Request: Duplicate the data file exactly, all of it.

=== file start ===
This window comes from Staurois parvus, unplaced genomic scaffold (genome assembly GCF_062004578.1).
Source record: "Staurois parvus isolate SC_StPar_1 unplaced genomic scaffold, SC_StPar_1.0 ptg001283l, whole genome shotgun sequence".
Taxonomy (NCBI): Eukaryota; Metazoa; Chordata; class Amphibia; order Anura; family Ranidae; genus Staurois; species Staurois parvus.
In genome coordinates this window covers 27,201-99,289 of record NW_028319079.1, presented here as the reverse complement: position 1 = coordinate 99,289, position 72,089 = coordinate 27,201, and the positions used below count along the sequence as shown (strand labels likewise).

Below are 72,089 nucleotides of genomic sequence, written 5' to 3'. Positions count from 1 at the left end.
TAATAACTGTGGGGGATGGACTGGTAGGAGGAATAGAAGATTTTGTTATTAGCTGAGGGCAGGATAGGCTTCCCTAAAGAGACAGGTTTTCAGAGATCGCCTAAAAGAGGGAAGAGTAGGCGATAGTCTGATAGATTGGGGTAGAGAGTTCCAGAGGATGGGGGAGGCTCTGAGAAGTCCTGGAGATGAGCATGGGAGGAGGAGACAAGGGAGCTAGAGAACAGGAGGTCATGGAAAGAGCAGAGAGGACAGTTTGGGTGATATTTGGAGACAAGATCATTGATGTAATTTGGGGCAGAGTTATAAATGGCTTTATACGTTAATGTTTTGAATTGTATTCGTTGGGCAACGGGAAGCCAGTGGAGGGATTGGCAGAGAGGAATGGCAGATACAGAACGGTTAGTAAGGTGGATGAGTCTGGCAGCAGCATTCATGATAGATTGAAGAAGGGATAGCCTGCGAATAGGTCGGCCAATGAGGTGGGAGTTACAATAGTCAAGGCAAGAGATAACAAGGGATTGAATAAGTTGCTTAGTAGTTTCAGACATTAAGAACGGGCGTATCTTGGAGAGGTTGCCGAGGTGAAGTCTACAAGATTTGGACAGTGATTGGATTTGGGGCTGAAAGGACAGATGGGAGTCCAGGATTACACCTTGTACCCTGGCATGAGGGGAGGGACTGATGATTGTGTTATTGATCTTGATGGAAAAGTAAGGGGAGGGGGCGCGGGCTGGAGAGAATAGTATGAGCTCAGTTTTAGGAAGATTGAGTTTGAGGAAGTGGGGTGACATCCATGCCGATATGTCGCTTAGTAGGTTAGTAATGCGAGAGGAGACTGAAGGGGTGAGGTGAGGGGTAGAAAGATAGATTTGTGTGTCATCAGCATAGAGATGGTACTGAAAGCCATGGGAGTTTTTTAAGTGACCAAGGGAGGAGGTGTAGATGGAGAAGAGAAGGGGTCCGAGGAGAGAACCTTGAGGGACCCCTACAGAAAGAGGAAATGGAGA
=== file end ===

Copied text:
This window comes from Staurois parvus, unplaced genomic scaffold (genome assembly GCF_062004578.1).
Source record: "Staurois parvus isolate SC_StPar_1 unplaced genomic scaffold, SC_StPar_1.0 ptg001283l, whole genome shotgun sequence".
Taxonomy (NCBI): Eukaryota; Metazoa; Chordata; class Amphibia; order Anura; family Ranidae; genus Staurois; species Staurois parvus.
In genome coordinates this window covers 27,201-99,289 of record NW_028319079.1, presented here as the reverse complement: position 1 = coordinate 99,289, position 72,089 = coordinate 27,201, and the positions used below count along the sequence as shown (strand labels likewise).

Below are 72,089 nucleotides of genomic sequence, written 5' to 3'. Positions count from 1 at the left end.
TAATAACTGTGGGGGATGGACTGGTAGGAGGAATAGAAGATTTTGTTATTAGCTGAGGGCAGGATAGGCTTCCCTAAAGAGACAGGTTTTCAGAGATCGCCTAAAAGAGGGAAGAGTAGGCGATAGTCTGATAGATTGGGGTAGAGAGTTCCAGAGGATGGGGGAGGCTCTGAGAAGTCCTGGAGATGAGCATGGGAGGAGGAGACAAGGGAGCTAGAGAACAGGAGGTCATGGAAAGAGCAGAGAGGACAGTTTGGGTGATATTTGGAGACAAGATCATTGATGTAATTTGGGGCAGAGTTATAAATGGCTTTATACGTTAATGTTTTGAATTGTATTCGTTGGGCAACGGGAAGCCAGTGGAGGGATTGGCAGAGAGGAATGGCAGATACAGAACGGTTAGTAAGGTGGATGAGTCTGGCAGCAGCATTCATGATAGATTGAAGAAGGGATAGCCTGCGAATAGGTCGGCCAATGAGGTGGGAGTTACAATAGTCAAGGCAAGAGATAACAAGGGATTGAATAAGTTGCTTAGTAGTTTCAGACATTAAGAACGGGCGTATCTTGGAGAGGTTGCCGAGGTGAAGTCTACAAGATTTGGACAGTGATTGGATTTGGGGCTGAAAGGACAGATGGGAGTCCAGGATTACACCTTGTACCCTGGCATGAGGGGAGGGACTGATGATTGTGTTATTGATCTTGATGGAAAAGTAAGGGGAGGGGGCGCGGGCTGGAGAGAATAGTATGAGCTCAGTTTTAGGAAGATTGAGTTTGAGGAAGTGGGGTGACATCCATGCCGATATGTCGCTTAGTAGGTTAGTAATGCGAGAGGAGACTGAAGGGGTGAGGTGAGGGGTAGAAAGATAGATTTGTGTGTCATCAGCATAGAGATGGTACTGAAAGCCATGGGAGTTTTTTAAGTGACCAAGGGAGGAGGTGTAGATGGAGAAGAGAAGGGGTCCGAGGAGAGAACCTTGAGGGACCCCTACAGAAAGAGGAAATGGAGA